State Public-health Officials Warn of West Nile Virus Risk

BOSTON — The Massachusetts Department of Public Health (DPH) announced that 36 additional communities are now at moderate risk for West Nile virus (WNV), bringing the total number of communities at moderate risk to 59 spread across eight counties. Moderate risk means mosquito activity is substantial enough that people should use personal protection to avoid being bitten by a mosquito. There have been no human cases of WNV this year.

The eight counties are Hampden, Hampshire, Franklin, Essex, Middlesex, Norfolk, Suffolk, and Worcester counties. The Pioneer Valley and Worcester and its surrounding communities are experiencing more West Nile virus positive mosquito activity this year than in a typical season, said DPH Deputy State Epidemiologist Dr. Catherine Brown.

“The Boston area is usually a focus of WNV activity, but this year we are seeing evidence of widespread WNV infection in mosquitoes with particularly significant activity in and around Worcester and in the Pioneer Valley,” she noted. “I encourage everyone to use the tools of prevention, including applying mosquito repellent with an EPA-registered ingredient according to the directions on the label; wearing clothing to reduce exposed skin when weather permits; draining standing water to prevent mosquito breeding; and repairing window screens to keep mosquitoes out of your home. August and early September are when we see most of our WNV infections in people.”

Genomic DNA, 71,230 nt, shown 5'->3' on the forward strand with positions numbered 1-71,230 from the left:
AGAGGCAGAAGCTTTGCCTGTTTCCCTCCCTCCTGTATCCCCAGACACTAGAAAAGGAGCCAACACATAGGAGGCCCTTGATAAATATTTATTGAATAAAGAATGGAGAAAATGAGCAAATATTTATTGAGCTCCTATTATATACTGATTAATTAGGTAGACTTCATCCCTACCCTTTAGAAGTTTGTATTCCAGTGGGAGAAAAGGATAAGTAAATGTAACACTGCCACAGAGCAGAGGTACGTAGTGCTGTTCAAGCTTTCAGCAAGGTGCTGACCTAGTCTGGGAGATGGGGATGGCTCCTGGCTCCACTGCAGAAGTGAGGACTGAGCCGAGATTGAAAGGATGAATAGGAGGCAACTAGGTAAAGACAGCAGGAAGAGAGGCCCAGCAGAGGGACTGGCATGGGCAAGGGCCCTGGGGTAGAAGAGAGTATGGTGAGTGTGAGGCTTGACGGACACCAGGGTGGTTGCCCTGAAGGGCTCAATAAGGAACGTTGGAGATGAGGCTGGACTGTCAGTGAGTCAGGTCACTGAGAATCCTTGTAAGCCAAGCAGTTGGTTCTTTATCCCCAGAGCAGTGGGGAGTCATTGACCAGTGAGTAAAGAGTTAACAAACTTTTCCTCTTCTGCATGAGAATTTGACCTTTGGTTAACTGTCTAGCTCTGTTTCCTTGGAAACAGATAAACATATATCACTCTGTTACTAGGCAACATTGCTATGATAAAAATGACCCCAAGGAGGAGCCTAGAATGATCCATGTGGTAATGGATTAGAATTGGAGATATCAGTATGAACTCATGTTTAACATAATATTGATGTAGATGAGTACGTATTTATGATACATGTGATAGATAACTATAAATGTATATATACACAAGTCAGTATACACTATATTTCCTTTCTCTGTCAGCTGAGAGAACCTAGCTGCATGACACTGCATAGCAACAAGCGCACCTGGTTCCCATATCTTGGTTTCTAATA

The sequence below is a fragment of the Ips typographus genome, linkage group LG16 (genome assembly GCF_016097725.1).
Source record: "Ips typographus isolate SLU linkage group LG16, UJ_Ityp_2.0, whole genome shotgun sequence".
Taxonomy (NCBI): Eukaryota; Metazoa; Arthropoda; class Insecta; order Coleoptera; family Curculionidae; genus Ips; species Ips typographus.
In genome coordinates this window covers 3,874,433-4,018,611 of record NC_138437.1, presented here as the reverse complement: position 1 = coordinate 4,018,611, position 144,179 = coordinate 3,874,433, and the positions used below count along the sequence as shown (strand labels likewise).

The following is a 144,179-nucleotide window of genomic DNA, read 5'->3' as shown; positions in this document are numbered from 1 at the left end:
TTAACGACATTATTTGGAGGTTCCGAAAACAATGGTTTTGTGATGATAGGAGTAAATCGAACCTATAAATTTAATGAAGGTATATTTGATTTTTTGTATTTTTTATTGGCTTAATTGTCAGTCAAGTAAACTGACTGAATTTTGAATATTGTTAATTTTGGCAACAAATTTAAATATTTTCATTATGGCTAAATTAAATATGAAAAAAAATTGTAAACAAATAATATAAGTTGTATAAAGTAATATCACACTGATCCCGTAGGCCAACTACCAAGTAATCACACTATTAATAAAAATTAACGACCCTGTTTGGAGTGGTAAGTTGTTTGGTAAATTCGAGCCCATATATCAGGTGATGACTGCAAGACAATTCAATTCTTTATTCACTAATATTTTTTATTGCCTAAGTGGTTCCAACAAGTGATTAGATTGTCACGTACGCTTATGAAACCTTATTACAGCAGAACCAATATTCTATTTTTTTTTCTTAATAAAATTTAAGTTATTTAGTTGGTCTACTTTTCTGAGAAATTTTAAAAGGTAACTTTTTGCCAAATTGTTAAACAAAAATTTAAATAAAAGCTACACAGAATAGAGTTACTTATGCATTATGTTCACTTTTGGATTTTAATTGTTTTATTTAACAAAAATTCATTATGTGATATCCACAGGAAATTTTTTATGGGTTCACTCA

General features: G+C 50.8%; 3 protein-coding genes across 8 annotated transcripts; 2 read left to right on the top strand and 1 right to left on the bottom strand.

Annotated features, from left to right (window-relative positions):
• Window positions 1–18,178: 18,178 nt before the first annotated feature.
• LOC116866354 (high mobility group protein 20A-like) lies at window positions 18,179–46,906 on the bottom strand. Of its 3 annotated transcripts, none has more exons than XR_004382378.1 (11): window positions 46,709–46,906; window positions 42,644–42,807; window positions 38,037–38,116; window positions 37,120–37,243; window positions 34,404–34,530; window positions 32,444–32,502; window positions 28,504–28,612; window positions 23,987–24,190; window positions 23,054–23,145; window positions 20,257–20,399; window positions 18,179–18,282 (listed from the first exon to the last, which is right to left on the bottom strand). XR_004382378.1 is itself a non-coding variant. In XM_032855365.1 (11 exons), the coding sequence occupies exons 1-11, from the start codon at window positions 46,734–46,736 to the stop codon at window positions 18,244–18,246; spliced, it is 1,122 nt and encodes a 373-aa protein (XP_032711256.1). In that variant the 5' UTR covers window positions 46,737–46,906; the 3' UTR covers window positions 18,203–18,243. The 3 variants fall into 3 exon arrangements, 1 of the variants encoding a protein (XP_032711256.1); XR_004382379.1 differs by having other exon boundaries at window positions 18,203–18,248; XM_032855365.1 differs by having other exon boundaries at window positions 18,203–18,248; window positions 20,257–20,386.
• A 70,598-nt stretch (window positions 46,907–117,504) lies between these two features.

WNV is usually transmitted to humans through the bite of an infected mosquito. In 2016, there were 16 human cases of WNV infection identified in Massachusetts. While WNV can infect persons of all ages, people over the age of 50 are at higher risk for severe disease. Most people infected with WNV will have no symptoms. When present, West Nile symptoms tend to include fever and flu-like illness. In rare cases, more severe illness can occur.